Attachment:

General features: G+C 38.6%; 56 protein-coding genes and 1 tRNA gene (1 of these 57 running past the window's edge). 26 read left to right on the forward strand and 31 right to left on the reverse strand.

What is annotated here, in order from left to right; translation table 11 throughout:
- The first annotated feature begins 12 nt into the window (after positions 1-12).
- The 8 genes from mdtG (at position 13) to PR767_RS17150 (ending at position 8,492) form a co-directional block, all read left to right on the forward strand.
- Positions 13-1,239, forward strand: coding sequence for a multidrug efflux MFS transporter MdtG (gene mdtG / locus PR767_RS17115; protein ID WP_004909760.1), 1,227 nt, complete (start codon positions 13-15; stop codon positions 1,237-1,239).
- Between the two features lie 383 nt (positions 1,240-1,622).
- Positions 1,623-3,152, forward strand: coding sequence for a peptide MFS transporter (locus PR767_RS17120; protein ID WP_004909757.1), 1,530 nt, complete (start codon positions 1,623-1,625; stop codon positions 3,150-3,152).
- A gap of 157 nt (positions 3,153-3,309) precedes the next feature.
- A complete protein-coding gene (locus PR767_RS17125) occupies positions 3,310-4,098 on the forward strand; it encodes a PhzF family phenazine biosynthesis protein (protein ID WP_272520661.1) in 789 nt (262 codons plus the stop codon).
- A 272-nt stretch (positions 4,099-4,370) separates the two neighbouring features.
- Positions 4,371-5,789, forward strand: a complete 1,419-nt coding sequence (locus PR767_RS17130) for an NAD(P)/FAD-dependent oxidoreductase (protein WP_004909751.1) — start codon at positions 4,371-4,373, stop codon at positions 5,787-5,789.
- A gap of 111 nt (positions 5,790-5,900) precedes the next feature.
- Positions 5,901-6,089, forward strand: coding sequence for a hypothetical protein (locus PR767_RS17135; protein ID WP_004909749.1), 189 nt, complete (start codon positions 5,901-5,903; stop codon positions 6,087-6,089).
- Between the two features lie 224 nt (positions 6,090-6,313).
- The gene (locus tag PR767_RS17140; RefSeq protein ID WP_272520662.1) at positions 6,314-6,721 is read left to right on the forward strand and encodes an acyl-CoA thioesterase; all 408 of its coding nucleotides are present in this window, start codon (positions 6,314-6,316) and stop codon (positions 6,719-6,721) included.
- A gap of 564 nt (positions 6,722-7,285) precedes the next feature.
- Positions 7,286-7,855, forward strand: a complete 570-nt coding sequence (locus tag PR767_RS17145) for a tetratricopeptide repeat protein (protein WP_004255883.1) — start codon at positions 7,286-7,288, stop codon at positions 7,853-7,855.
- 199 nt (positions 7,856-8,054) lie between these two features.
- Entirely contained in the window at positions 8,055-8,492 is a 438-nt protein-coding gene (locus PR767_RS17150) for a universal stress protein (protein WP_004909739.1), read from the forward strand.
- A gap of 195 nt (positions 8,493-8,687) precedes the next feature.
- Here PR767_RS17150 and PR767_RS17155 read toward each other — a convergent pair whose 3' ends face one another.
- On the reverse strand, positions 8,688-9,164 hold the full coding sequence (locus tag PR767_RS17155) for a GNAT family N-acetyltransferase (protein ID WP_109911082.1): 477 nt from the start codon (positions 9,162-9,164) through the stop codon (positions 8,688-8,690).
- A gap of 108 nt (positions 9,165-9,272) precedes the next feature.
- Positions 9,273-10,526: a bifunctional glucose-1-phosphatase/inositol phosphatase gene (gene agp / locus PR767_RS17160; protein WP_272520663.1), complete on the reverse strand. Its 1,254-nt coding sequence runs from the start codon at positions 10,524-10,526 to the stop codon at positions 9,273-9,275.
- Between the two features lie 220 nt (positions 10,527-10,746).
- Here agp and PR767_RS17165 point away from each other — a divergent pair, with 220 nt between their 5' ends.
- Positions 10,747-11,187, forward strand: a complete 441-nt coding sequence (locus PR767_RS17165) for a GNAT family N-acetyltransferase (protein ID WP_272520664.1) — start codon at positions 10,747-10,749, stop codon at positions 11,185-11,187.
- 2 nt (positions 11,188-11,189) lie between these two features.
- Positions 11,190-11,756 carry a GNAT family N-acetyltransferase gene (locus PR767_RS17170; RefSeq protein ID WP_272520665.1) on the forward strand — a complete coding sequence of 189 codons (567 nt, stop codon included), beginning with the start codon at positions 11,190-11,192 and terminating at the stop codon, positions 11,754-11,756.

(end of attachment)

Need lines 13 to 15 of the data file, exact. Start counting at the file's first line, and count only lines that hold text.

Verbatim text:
- Positions 5,901-6,089, forward strand: coding sequence for a hypothetical protein (locus PR767_RS17135; protein ID WP_004909749.1), 189 nt, complete (start codon positions 5,901-5,903; stop codon positions 6,087-6,089).
- Between the two features lie 224 nt (positions 6,090-6,313).
- The gene (locus tag PR767_RS17140; RefSeq protein ID WP_272520662.1) at positions 6,314-6,721 is read left to right on the forward strand and encodes an acyl-CoA thioesterase; all 408 of its coding nucleotides are present in this window, start codon (positions 6,314-6,316) and stop codon (positions 6,719-6,721) included.